ESG Vigilantes

The market tends to avoid or ignore risk until faced with abrupt crisis: a lost lawsuit, legal challenge, government action, or act of violence.  Corporations have generally been unwilling to alter practices without government intervention.  One example that comes to mind is the necessity of government involvement to ban investments in Cuba, North Korea, and Iran.

The sudden incorporation of ESG risks into stock prices implies a long-term bimodal model of returns.  In the short-term, one might expect increased volatility prior to crisis, as investors assess the perceived risk of “ESG-unfriendly” companies through risk-on and risk-off trades.  However, there is no fundamental shift in value until actual crisis.

Is it plausible to conclude that, as ESG factors gain in relevance, the market rather than the government will be the driving force to instigate change?  A small body of consumers and investors penalize companies that fail to adhere to high environmental, social, and governance standards.  I remain skeptical as to whether this ensemble will ever grow large enough to be truly impactful, but the idea is not completely unreasonable.

Bond vigilantes have become a credible force in the bond market by forcing rates higher in inflationary environments, prior to Federal Reserve action.  In some circumstances, the bond vigilantes have been so successful that government action has not been required.

Is it possible ESG vigilantes will emerge, forcing company action by affecting stock prices prior to government intervention, such that intervention no longer becomes necessary?

8 thoughts on “ESG Vigilantes

  1. Interesting analogy. Usually the market seems to anticipate events. Often stocks rise and when the good news appears, stock prices drop or stay flat, as investors have already incorporated the events into their valuations well before. Seems as if the bond vigilantes appear in times of stress. Quite possible, with the imminent threats such as global warming, that the ESG vigilantes (Is that an original term? nice work! ) may actually precede government action and precipitate changes by corporations well before regulation. Discipline from the market would be a welcome solution to some of the ESG issues of the day!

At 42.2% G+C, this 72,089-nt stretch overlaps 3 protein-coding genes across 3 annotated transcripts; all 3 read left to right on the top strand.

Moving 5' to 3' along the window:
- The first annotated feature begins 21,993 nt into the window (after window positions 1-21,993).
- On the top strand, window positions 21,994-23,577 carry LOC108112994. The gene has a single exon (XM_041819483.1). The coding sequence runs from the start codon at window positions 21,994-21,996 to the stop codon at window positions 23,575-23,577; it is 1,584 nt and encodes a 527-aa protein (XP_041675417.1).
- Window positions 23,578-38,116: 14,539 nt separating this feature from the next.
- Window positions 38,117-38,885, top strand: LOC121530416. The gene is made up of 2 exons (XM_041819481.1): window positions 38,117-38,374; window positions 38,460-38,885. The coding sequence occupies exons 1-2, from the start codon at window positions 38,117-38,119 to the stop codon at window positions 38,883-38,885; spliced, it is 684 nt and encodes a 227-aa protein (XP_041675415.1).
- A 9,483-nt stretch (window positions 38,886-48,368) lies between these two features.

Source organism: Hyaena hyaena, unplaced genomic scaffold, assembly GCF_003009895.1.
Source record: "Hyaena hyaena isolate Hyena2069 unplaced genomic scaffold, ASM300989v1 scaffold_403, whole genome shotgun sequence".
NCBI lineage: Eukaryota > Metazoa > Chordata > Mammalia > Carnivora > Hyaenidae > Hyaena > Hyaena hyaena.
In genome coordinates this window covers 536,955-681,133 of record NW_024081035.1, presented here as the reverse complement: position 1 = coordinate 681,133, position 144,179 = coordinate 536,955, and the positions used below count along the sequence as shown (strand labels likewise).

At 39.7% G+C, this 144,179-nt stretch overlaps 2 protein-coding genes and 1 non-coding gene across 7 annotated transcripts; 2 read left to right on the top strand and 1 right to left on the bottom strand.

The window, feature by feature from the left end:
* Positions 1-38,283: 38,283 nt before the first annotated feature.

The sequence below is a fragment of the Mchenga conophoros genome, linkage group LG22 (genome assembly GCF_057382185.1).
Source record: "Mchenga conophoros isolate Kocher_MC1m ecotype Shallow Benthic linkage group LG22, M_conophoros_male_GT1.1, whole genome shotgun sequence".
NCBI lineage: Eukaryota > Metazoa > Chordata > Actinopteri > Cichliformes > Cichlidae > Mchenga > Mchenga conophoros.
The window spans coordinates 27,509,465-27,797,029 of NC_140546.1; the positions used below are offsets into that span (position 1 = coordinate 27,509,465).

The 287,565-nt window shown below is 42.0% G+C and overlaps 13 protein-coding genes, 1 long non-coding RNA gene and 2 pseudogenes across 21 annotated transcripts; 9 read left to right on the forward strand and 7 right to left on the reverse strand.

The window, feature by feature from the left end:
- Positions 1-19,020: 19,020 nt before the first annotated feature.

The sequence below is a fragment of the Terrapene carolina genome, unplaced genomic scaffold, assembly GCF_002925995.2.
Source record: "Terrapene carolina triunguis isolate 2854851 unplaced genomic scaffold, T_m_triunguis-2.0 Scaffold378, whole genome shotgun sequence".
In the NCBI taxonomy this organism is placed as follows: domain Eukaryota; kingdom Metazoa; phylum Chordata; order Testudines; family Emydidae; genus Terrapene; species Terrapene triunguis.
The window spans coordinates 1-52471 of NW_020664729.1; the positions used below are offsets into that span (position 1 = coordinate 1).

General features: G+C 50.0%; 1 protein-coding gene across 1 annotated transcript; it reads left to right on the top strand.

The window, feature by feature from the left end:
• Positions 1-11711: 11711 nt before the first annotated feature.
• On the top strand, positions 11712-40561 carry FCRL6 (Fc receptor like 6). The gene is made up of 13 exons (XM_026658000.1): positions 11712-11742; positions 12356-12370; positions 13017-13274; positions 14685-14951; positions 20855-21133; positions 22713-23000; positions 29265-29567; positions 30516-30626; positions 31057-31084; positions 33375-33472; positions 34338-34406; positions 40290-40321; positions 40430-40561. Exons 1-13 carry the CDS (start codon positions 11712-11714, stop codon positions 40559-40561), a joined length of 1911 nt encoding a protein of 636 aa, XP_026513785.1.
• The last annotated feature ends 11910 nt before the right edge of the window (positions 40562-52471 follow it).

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  2. Seems to me that the market (i.e. investors) are the game players, and that governments/regulatory bodies (hopefully a reflection of the public–which includes investors and non-investors alike) are the referees. If the refs, influenced by investors but also non-investors, make ESG-related rules that are clearly understood (i.e. a transparent price on carbon), then the game players will adjust, as will the corporations they invest in. So far, the results on having clear, meaningful ESG-related rules, are not good but the game isn’t over.

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    • The major impediment is that in order for the “refs” (i.e. Government) to be influenced by the “game players”, (i.e. the market), the game players need to be vast in number. Currently, there exists only a small ensemble of consumers and investors who make buying decisions with ESG as first priority.

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